The idea was not just to build a happy family atmosphere, but to encourage the tenants to help others succeed, thereby creating a circular effect of continuing support and growth. As an example, Anna cited an Australian IVF specialist that came to the park after choosing Kent over Oxford and Cambridge. Setting up a new base in a foreign country meant the company needed just about every business support service going and their new neighbours were only too keen to help.

“I introduced them to a recruitment company, because they were looking to staff their new facility, and to an IT company to ensure they had good connectivity back to Australia,” Anna said. “They needed business cards and headed paper etc, so a branding company took care of that, while a marketing company told their story and an accountant helped them with their R&D tax credits. And so on through all the sectors. We’re a science and technology park, that’s our main objective, but it’s all about making sure the tenants are within the right environment to help them grow.”

Every quarter there are meetings to update the tenants about developments on site and new arrivals. Socialising is also high on the agenda, whether that’s attending the fortnightly barbecues or facing each other down in a table tennis tournament in the park’s “Google-esque” playroom. With amenities that include an artisan baker, a gym, a dry cleaner and even a beauty salon, Discovery Park is a pretty convenient place to do business.

Even with the support of the park and their fellow tenants, though, no business can flourish in premises that aren’t right, either in terms of expenditure or facilities. From the start, Anna decided that flexibility would be essential for getting businesses to embrace Discovery Park. Tenants can rent space to accommodate anything from two to 2,000 staff, but Anna also has one eye on the future in order to retain businesses as they thrive. Having a virtually empty site in the early days meant that she could place tenants in labs or offices that would enable them to expand into surrounding space, rather than having to eventually abandon Discovery Park for larger premises.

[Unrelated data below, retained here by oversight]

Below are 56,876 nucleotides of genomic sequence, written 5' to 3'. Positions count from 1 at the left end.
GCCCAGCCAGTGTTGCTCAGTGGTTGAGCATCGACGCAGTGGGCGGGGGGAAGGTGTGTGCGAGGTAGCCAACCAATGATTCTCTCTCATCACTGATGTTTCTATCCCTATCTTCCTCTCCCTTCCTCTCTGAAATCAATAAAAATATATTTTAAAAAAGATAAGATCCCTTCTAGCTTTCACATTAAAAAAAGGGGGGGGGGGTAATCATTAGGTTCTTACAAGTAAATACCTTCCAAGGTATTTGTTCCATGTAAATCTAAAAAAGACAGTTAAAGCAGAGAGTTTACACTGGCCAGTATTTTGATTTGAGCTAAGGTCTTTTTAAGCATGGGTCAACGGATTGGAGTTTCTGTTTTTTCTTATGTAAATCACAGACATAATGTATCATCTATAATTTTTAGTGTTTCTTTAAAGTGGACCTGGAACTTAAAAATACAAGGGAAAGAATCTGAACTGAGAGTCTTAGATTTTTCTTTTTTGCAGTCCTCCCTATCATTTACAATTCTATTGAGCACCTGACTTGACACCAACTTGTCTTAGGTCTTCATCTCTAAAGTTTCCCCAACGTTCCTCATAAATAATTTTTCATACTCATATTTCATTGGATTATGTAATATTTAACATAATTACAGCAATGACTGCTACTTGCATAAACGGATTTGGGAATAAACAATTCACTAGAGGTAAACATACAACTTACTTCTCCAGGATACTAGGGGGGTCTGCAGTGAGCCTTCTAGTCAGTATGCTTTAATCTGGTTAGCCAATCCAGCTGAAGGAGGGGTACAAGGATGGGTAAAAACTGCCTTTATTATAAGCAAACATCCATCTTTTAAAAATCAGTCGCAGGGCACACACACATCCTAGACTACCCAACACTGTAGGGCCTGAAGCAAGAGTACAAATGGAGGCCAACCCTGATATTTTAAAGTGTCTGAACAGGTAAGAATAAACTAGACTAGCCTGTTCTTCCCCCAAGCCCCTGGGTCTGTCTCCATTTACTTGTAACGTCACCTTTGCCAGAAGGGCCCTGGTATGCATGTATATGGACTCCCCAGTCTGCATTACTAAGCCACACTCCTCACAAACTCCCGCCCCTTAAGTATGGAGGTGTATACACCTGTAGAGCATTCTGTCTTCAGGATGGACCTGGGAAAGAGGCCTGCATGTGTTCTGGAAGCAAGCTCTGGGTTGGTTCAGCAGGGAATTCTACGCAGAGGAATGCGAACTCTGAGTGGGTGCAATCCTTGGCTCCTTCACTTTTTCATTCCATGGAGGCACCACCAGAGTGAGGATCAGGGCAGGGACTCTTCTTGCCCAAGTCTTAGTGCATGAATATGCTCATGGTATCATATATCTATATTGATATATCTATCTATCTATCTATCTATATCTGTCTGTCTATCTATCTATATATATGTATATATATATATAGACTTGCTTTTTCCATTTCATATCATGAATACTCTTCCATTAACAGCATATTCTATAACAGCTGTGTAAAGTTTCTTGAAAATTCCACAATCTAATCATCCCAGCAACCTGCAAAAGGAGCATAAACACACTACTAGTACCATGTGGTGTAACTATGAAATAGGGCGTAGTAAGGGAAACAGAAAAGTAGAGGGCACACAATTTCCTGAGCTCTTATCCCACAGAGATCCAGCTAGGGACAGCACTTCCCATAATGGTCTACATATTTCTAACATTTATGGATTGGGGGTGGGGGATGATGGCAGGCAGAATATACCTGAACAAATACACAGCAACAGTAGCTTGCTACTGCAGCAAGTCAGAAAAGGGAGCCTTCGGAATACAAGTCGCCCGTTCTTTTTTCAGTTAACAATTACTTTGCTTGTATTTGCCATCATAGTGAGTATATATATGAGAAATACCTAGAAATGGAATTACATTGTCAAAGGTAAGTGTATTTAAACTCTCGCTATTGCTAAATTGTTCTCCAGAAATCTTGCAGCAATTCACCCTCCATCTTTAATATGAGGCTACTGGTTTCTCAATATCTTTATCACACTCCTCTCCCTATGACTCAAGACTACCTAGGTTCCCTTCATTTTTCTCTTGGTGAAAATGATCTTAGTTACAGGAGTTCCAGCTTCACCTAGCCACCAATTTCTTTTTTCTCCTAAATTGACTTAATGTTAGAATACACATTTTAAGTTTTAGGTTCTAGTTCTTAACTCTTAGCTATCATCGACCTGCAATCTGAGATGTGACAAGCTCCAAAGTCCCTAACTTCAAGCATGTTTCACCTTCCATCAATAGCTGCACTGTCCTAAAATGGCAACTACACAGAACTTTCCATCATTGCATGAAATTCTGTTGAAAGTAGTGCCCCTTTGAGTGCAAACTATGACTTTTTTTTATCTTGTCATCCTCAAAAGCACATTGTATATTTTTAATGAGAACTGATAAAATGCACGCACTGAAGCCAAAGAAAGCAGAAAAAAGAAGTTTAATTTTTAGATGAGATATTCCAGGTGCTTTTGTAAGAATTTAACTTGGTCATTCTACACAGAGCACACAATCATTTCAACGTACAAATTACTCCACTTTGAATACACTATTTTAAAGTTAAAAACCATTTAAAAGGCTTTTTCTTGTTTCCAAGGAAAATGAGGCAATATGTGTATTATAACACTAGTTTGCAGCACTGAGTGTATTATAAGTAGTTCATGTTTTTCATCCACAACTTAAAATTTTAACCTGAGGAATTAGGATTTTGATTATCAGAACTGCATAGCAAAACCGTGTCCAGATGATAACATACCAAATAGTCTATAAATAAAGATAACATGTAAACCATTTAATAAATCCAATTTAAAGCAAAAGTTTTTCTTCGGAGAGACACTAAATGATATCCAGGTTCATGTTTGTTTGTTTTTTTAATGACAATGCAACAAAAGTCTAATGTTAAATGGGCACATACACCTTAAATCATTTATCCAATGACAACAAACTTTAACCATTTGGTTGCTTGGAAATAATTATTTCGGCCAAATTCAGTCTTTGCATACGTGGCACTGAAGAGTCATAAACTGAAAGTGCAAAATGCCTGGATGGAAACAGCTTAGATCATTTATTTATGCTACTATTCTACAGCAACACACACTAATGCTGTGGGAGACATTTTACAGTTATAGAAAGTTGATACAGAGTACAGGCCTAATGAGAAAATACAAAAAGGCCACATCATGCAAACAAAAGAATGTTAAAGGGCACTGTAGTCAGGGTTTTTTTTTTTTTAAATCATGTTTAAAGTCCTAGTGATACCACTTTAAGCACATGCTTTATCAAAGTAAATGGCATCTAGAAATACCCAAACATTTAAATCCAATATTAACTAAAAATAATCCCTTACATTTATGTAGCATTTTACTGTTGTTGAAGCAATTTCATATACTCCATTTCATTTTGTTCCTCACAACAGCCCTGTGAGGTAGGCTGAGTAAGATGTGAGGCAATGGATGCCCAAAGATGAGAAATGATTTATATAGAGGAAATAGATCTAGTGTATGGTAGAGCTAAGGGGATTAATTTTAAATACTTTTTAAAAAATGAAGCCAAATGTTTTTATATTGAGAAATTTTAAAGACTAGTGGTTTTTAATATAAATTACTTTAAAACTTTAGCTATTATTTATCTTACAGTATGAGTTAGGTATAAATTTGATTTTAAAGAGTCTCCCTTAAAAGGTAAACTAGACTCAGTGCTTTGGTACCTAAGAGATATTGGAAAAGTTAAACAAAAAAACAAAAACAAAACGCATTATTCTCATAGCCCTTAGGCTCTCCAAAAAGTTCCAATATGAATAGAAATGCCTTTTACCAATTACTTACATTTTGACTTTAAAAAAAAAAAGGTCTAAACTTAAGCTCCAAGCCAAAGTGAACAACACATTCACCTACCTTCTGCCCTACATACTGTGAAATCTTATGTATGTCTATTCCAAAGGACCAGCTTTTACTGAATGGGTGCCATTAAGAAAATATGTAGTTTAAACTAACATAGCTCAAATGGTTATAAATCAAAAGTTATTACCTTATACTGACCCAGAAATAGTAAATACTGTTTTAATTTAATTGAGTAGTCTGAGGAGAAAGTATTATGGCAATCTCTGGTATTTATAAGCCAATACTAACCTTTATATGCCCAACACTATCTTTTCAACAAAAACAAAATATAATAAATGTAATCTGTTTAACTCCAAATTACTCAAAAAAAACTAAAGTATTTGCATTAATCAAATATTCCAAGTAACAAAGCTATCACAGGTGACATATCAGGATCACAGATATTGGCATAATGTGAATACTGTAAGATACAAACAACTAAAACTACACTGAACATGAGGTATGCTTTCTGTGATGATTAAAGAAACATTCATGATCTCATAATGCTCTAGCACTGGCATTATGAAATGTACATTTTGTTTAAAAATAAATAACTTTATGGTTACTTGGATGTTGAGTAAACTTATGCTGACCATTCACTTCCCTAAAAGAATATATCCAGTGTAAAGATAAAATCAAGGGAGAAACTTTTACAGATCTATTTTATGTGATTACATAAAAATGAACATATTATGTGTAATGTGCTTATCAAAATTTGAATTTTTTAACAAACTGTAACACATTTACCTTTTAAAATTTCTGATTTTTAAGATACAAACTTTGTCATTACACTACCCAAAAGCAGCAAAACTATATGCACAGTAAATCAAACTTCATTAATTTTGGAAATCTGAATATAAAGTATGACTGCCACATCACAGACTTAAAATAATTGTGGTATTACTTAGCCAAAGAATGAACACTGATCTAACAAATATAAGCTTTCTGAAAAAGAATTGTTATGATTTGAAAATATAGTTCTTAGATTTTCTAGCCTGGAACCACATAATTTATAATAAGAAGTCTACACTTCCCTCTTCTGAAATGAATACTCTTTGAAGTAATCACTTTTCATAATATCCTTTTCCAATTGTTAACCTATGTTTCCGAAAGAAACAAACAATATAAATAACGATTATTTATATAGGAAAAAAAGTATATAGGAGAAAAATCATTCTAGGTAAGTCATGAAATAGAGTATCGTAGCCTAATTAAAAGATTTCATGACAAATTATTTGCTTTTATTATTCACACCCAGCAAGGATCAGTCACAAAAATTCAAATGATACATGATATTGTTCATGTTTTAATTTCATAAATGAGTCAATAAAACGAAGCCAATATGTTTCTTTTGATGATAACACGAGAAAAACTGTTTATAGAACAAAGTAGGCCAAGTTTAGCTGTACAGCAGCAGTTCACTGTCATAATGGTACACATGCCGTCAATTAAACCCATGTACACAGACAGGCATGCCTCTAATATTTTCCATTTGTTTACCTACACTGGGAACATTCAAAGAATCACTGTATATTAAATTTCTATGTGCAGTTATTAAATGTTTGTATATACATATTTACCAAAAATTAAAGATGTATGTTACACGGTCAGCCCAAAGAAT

“Of the 117 tenants here, nine are currently expanding and it’s like a constant game of musical chairs,” Anna said. “I’m always thinking ‘that company could move here and this company could move there’ etc.”

Her next big task, however, is to fill Building 500 – a 500,000 sq ft space that is the only building as yet unoccupied. This will provide more opportunities for burgeoning businesses of various sizes to expand over years to come, although Anna would like to see one or two major tenants there too. “There’s a large office suite of 18,000 sq ft and if someone came to Kent wanting that sort of space, it would be either us or King’s Hill,” she said. “We’ve had companies relocate here from America, Australia and even Oxford and Cambridge, which used to be seen as the be all and end all of science. I think people relocate here from local areas of East Kent too, because they see that they’re in the right environment to grow their business.”

Having moved down to Kent from the North East to work at Discovery Park, Anna is well-placed to comment on what draws people to Sandwich and keeps them there.

“I like to think that part of the reason is because it’s very pretty here, with the golf courses and the beaches. Also it’s very accessible to London and we have good links with Europe. When I moved here, people up north said that I wouldn’t like it down here because the people don’t speak to each other – but I’ve found it to be the opposite way around actually! Certainly people are very friendly at Discovery Park, which might be something to do with the culture we’ve instilled here. But there must be lots of plus points because, three years later, I’m still here!”

Author: Jane Connolly, SouthEast Business